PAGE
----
Court strikes down state’s $31 billion capital program
BY DAVE MCKINNEY Sun-Times Springfield Bureau Chief firstname.lastname@example.org January 26, 2011 1:20PM
Updated: September 24, 2012 6:25AM
SPRINGFIELD — In a stunning blow to Gov. Quinn’s administration, an Illinois appeals court Wednesday tossed out the $31 billion construction program passed in 2009 that has been a centerpiece of his job-creation efforts.
In so doing, the three-member appeals panel also invalidated video poker, partial state lottery privatization, higher liquor and sales taxes and other revenues that add up to $1.1 billion, money that was designed to support massive borrowing for the bricks-and-mortar program.
Quinn vowed an immediate appeal to the Illinois Supreme Court.
Reversing a lower court’s decision, the appeals court ruled unanimously that the General Assembly’s passage of the tax and fee hikes that underwrote the construction program violated the single-subject clause of the state Constitution. That clause says a bill can only deal with one specific issue, not a multitude of them.
The law in question “began as a five-page bill addressing the narrow subject of amending the Illinois estate and generation-skipping transfer tax. As enacted on July 13, 2009, [it] grew to 280 pages covering a variety of subjects,” wrote Justice Patrick J. Quinn, who is not related to the governor.
Within that sprawling package were the legalization of video poker, a partial privatization of the lottery, a boost in sales tax on candy, soft drinks and grooming products, an increase in taxes on wine, beer and hard liquor, and a hike in vehicle registration fees. It also contained a requirement that the University of Illinois conduct a study on the effect on families that purchase lottery tickets.
“In the present case, not all of the provisions of [the law] have a natural and logical connection to the single subject of revenue to the state. For example, we discern no natural and logical connection between the subject of revenue and the amendment to the University of Illinois Act to require the university to conduct a study on the effect on Illinois families of members of the family purchasing Illinois lottery tickets,” Justice Quinn wrote.
The lawsuit upon which the court ruled was brought by Chicago Blackhawks owner Rocky Wirtz and his family’s liquor distributorship, Wirtz Beverage Illinois LLC. Wirtz also is an investor in the Sun-Times Media Group.
“This lawsuit was always about how the Legislature passed this bill and the discriminatory tax on wine and spirits. The decision affirms that, and we are gratified by it,” Wirtz spokeswoman Julia M. Sznewajs said.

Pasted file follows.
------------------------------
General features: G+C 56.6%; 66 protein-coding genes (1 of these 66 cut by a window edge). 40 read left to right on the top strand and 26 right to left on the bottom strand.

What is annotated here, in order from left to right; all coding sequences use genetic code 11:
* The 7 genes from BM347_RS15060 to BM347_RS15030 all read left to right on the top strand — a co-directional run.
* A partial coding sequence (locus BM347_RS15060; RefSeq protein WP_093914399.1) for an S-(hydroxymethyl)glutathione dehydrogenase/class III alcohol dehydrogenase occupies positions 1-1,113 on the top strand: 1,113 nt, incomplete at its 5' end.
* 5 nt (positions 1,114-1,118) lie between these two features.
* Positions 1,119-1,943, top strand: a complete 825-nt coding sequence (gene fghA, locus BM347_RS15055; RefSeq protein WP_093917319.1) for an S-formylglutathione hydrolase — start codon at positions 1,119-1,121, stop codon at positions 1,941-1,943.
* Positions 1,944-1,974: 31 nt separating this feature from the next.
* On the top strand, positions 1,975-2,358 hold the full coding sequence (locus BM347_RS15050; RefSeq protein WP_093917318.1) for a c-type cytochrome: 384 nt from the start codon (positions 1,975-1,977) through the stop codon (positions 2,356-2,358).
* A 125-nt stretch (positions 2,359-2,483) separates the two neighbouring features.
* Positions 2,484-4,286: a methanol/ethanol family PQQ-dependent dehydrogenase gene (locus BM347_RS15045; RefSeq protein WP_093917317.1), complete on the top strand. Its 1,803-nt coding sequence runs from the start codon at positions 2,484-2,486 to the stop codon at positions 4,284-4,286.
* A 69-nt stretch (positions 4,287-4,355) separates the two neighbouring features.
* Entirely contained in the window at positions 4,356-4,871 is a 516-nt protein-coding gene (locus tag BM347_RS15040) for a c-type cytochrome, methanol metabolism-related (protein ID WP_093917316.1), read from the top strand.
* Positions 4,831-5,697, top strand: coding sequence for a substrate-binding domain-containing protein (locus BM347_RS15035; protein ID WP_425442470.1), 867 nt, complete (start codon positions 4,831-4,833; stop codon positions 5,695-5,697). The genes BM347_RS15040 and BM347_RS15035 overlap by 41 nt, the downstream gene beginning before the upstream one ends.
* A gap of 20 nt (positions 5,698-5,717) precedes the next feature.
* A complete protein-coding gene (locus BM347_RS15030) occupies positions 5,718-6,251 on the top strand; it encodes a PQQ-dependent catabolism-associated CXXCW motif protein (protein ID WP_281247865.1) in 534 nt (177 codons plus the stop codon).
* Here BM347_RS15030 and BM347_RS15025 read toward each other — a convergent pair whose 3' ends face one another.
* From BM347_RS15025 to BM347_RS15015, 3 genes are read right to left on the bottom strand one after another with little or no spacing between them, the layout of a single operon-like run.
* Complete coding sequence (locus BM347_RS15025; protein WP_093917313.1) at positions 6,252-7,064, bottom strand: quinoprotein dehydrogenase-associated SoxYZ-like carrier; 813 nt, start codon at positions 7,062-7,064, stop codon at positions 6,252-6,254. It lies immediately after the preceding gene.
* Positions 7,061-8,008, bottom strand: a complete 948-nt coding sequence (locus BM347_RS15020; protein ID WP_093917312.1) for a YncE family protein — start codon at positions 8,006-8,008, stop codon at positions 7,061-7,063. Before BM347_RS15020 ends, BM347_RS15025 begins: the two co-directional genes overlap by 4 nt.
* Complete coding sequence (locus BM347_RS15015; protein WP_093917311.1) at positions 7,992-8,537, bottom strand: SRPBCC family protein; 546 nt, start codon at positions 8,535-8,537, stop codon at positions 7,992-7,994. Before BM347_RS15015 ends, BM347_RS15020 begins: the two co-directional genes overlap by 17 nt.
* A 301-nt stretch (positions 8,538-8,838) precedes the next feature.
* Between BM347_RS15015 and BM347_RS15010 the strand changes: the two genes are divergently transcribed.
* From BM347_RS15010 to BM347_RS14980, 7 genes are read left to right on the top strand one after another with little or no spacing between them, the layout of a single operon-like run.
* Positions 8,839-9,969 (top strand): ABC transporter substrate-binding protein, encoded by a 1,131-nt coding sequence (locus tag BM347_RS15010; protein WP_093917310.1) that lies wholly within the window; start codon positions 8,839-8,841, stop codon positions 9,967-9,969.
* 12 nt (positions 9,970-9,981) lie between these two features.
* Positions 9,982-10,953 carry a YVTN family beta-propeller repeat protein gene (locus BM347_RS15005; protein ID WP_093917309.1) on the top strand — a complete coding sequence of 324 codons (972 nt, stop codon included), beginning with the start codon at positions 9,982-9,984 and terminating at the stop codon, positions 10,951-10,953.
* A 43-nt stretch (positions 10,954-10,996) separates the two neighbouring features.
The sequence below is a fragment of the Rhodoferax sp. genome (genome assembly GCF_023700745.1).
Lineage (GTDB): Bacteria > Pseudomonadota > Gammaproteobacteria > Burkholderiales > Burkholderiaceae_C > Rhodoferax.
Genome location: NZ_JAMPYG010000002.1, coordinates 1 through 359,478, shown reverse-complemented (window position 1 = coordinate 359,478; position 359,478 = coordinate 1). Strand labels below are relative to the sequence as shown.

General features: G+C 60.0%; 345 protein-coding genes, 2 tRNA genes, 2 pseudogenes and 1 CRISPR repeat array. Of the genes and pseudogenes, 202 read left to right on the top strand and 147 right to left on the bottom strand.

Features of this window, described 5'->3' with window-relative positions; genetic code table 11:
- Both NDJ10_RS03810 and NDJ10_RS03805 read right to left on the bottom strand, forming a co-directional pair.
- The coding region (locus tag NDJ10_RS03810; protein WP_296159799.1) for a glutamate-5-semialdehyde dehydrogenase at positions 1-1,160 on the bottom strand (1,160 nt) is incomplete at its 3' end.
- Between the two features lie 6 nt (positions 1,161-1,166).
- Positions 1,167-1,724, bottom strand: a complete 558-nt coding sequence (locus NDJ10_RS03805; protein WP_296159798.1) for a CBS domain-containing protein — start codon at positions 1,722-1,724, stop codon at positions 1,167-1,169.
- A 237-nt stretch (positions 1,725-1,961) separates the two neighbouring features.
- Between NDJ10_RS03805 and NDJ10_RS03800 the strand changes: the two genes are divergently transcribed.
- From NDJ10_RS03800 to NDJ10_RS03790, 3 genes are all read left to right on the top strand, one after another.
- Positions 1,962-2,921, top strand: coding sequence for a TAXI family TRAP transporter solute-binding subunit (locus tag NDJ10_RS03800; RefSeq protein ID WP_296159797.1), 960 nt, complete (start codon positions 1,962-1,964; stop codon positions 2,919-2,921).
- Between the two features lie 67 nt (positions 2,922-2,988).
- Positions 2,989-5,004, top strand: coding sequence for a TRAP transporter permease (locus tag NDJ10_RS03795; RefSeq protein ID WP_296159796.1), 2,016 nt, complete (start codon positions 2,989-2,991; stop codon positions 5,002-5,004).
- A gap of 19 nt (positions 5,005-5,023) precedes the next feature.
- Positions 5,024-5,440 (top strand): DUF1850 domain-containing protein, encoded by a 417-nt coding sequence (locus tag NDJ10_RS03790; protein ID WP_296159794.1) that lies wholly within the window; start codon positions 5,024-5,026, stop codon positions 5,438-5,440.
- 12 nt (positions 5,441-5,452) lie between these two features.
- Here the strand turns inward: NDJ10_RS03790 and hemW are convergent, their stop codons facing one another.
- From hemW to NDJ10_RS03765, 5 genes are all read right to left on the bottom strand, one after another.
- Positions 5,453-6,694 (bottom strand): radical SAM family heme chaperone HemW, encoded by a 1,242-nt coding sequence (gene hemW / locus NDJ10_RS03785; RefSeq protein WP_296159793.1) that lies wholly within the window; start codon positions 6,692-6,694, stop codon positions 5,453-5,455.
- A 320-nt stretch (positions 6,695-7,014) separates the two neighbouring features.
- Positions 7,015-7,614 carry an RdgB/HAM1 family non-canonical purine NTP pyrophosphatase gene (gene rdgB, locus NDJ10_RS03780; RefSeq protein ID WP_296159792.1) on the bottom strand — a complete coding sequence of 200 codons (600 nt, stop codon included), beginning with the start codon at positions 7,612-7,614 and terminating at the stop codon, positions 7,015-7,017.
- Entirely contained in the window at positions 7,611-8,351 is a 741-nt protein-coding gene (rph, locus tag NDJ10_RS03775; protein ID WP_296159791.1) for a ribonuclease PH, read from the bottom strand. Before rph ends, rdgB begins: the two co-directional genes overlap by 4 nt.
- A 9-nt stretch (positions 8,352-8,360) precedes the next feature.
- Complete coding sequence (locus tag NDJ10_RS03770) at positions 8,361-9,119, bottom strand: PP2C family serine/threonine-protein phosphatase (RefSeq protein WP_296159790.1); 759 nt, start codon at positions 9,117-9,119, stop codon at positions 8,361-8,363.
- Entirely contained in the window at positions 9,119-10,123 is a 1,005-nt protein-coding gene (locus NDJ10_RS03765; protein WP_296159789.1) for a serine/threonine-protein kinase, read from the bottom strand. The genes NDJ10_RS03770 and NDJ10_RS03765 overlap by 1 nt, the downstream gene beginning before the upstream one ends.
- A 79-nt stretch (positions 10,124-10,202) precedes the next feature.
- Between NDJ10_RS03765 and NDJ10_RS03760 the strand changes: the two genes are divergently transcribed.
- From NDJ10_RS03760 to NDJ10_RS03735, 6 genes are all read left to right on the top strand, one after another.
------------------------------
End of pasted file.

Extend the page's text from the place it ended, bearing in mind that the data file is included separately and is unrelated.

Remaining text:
Officials in Attorney General Lisa Madigan’s office said lawyers would file a motion to stall the ruling on Thursday.
“The administration intends to appeal the Appellate Court’s decision and to seek an immediate stay from the Illinois Supreme Court,” the governor’s office said in a prepared statement.
“The Illinois Jobs Now! capital program is an important part of Gov. Quinn’s plan to put Illinois back to work. Capital bill projects are putting thousands of people to work in every corner of the state, while supporting local businesses, improving our infrastructure and increasing energy efficiency,” the statement said.
“While the administration’s request for a stay is pending with the Illinois Supreme Court, capital projects already in progress will continue as scheduled. We would expect the Supreme Court to rule on the request for a stay in the very near future,” the statement said.
So far, the state has borrowed $2.2 billion in construction funds that are linked to the threatened tax and fee hikes. The state has collected $425 million from the increases. If Wednesday’s ruling stands and the original money generators don’t get re-enacted, bond holders would have to be paid with dollars from the state’s deficit-riddled General Revenue Fund that now covers state government’s day-to-day operations, said Kelly Kraft, a spokeswoman for Quinn’s budget office.
If Wednesday’s decision is not overturned, Gov. Quinn will face an unexpectedly difficult and financially uncertain spring legislative session that many observers had expected to be relatively tame. Now, after passage of the politically unpopular income-tax hike, he could be faced with scaling back the construction plan or persuading re-enactment of the stricken tax and fee increases, borrowing and video poker that has been rejected by dozens of communities.
“For those who supported this most recent tax increase and then went home and heard from their constituents, what will your reaction be to another vote on fee and tax increases, which were part of the original capital proposal?” said Sen. Matt Murphy (R-Palatine), who said it is not a certainty that Republicans in a new Legislature will agree to the same framework as before on a construction package. “We’re in a different time.”
The prospect of having to go back to the Legislature and win backing again for billions of dollars in construction borrowing is further complicated by Gov. Quinn’s push for a separate $8.75 billion borrowing package he had intended to seek this spring to whittle down the state’s backlog of unpaid bills.
“You’d like to think at a certain point we’d collectively achieve borrowing fatigue. I know I’m there personally,” Murphy said. “This is just a sticky wicket.”